Sunday, March 9, 2014

Standing Up to Joe McCarthy

"If none of us ever read a book that was 'dangerous,' had a friend who was 'different' or joined an organization that advocated 'change,' we would all be just the kind of people Joe McCarthy wants."

Edward R. Murrow
Speech to staff before March 9, 1954 broadcast of See It Now

Most of my life has been devoted to the printed word — supported by a steadfast faith in freedom of the press and freedom of speech.

Even when I disagreed with what was said.

That is what led me into journalism — along with the examples of great journalists like Edward R. Murrow, who was before my time but whose legacy lives on. He wasn't a print journalist, though. He was a pioneer of broadcasting.

I often heard his name mentioned in my journalism classes in college. I had already heard my grandparents speak of listening to his wartime radio broadcasts from London:
"He was on top of the BBC building, a major German target, a place so dangerous that Winston Churchill's personal intervention was required before broadcasts could be permitted. Night after night Murrow went up there and elsewhere to describe the havoc around St. Paul's, the Abbey, Trafalgar Square. Buildings collapsed around him, his CBS office was destroyed three times, yet his measured, authoritative tones continued to bring the war ever closer to American homes. His effectiveness owed much to understatement. There were never any heroics in his newscasts. At the end he would simply sign off with the current London phrase: 'So long — and good luck.' "

William Manchester
"The Glory and the Dream"

He was among the first reporters at the Buchenwald concentration camp in 1945.

After the war, the emphasis was on the emerging technology of television. Murrow had misgivings about television, and some of his concerns have proven to be justified, but he persevered, in his pioneering way, transferring his popular radio program Hear It Now to television, where it became See It Now. On the night that See It Now debuted, Murrow reminded the audience, "This is an old team, trying to learn a new trade."

Sixty years ago tonight, See It Now had learned its new trade well enough to take on Sen. Joseph McCarthy of Wisconsin"when he was his most powerful," wrote historian William Manchester, "and exposed him as a fraud."

Murrow used clips from McCarthy's speeches to criticize him and point out contradictions.

(I always thought it was interesting that early audiences of "Good Night and Good Luck," the 2005 movie that told the story to a 21st–century audience, thought that the McCarthy sequences were too mean–spirited when, in fact, they were actual clips of McCarthy, not an actor hamming it up.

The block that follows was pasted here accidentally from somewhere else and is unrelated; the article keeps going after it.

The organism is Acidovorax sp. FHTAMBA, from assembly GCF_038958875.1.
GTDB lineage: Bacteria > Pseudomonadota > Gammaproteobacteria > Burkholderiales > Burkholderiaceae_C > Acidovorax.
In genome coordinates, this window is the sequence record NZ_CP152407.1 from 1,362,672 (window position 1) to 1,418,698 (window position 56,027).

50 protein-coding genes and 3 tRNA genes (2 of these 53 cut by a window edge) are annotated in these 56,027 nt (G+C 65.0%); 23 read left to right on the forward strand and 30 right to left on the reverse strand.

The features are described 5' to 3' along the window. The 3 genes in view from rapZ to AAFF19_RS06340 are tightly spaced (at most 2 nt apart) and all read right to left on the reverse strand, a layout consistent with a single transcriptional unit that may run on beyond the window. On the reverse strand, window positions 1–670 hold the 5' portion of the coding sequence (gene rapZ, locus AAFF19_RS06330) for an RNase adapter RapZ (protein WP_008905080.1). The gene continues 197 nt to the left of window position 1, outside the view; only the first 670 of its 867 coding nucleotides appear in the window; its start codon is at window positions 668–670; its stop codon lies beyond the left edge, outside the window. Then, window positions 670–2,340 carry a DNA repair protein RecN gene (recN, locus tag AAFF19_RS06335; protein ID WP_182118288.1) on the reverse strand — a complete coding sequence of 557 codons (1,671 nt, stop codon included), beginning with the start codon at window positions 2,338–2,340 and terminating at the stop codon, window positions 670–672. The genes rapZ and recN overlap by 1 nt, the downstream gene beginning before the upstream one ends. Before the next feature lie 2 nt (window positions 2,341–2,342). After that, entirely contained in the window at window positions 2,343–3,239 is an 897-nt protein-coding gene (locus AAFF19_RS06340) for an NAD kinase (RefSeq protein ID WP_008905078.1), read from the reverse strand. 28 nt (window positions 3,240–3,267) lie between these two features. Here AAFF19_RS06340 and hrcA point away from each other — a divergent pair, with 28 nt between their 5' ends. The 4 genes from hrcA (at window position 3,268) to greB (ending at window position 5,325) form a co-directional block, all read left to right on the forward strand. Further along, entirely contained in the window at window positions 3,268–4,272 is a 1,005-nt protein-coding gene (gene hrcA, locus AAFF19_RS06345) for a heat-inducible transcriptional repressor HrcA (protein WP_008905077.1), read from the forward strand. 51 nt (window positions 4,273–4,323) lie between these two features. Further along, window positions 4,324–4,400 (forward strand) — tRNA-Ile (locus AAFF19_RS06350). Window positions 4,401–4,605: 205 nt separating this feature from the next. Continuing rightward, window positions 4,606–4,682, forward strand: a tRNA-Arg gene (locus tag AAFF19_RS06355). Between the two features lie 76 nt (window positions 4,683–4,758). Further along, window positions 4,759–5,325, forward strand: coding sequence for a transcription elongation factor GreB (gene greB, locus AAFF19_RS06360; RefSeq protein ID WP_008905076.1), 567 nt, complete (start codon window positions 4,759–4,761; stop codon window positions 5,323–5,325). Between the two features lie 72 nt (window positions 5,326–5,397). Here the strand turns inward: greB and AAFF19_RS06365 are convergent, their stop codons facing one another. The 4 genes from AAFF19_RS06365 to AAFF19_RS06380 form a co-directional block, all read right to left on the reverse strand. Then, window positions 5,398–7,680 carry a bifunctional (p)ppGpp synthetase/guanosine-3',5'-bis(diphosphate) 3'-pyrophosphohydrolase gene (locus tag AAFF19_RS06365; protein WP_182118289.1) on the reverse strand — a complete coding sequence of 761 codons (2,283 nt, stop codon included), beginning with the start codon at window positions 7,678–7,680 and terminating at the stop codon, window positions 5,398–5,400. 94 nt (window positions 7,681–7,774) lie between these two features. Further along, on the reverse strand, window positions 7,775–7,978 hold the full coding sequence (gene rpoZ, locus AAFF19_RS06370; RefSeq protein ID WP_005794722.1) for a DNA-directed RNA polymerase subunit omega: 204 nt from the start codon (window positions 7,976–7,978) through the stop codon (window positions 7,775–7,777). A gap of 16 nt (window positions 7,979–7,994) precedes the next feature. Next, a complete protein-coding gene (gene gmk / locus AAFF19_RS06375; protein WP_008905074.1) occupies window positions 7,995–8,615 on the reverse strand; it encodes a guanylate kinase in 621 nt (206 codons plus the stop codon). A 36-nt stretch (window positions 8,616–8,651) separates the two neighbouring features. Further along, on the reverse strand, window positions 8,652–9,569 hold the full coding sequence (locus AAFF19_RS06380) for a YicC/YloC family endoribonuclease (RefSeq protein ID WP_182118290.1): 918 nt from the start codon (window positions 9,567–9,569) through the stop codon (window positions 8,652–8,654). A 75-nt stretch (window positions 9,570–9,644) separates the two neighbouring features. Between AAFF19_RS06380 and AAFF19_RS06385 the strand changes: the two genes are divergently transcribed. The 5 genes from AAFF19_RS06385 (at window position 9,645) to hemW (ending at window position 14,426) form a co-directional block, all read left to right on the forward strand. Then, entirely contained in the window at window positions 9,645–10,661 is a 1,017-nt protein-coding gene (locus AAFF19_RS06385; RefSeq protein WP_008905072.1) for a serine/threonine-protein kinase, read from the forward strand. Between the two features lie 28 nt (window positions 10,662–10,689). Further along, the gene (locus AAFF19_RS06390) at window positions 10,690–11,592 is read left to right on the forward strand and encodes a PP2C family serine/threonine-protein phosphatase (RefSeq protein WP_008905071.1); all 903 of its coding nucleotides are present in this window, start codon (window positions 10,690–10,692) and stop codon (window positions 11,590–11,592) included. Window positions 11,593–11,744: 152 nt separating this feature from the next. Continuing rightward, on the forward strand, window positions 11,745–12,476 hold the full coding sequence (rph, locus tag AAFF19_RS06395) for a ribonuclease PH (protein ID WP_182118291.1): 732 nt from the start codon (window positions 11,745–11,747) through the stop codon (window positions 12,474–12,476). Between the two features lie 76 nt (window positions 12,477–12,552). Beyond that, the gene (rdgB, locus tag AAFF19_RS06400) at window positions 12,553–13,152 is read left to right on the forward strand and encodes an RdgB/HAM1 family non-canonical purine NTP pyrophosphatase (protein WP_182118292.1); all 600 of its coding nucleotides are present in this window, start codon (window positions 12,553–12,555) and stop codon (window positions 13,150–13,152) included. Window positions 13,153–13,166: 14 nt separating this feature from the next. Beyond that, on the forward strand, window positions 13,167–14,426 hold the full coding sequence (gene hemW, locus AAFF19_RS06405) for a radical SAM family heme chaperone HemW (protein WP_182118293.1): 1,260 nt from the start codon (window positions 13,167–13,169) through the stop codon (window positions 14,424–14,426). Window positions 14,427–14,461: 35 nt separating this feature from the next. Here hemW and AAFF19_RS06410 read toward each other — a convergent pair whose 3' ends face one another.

(Not really funny — because it makes me wonder if we learned anything from that experience. Of course, much of what happens today makes me wonder the same thing. It is interesting, though.)

In hindsight, the program was an important turning point — for broadcast journalism and for McCarthy's influence. Broadcast journalism was on its way up, headed for a rendezvous with destiny in which it would bring all the most important events of the next half century into America's living rooms. McCarthy's influence, ascendant for the previous four years, began to wane.

Initially, McCarthy insisted he hadn't watched the program and attempted to smear it with the same brush: "I never listen to the extreme left–wing, bleeding–heart elements of radio and TV," he said.

But that was a false characterization. Do not confuse the left–wing slant of modern broadcasters with Murrow, who asserted, "We cannot defend freedom abroad by deserting it at home." Murrow was anti–communist; he was also an advocate of civil and political liberties and a defender of free speech and freedom of the press.
"We must not confuse dissent with disloyalty. We must remember always that accusation is not proof and that conviction depends upon evidence and due process of law. We will not walk in fear, one of another. We will not be driven by fear into an age of unreason if we dig deep in our history and our doctrine and remember that we are not descended from fearful men — not from men who feared to write, to speak, to associate and to defend causes that were, for the moment, unpopular. This is no time for men who oppose Senator McCarthy's methods to keep silent or for those who approve. We can deny our heritage and our history, but we cannot escape responsibility for the result. There is no way for a citizen of a republic to abdicate his responsibilities. As a nation we have come into our full inheritance at a tender age. We proclaim ourselves, as indeed we are, the defenders of freedom, wherever it continues to exist in the world, but we cannot defend freedom abroad by deserting it at home. The actions of the junior senator from Wisconsin have caused alarm and dismay amongst our allies abroad, and given considerable comfort to our enemies. And whose fault is that? Not really his. He didn't create this situation of fear; he merely exploited it — and rather successfully. Cassius was right. 'The fault, dear Brutus, is not in our stars, but in ourselves.' Good night, and good luck."

Edward R. Murrow
March 9, 1954

I sometimes wonder what Murrow would think of digital journalism. I suspect he would have his misgivings about that, too, just as he had his misgivings about television.

But I also suspect he would have embraced it as he did television, acknowledging as he did so that he was "trying to learn a new trade."

"I have reported what I saw and heard," he simply told his listeners after witnessing the atrocities of Buchenwald.

He could have said the same thing after exposing Joe McCarthy on national TV 60 years ago tonight.

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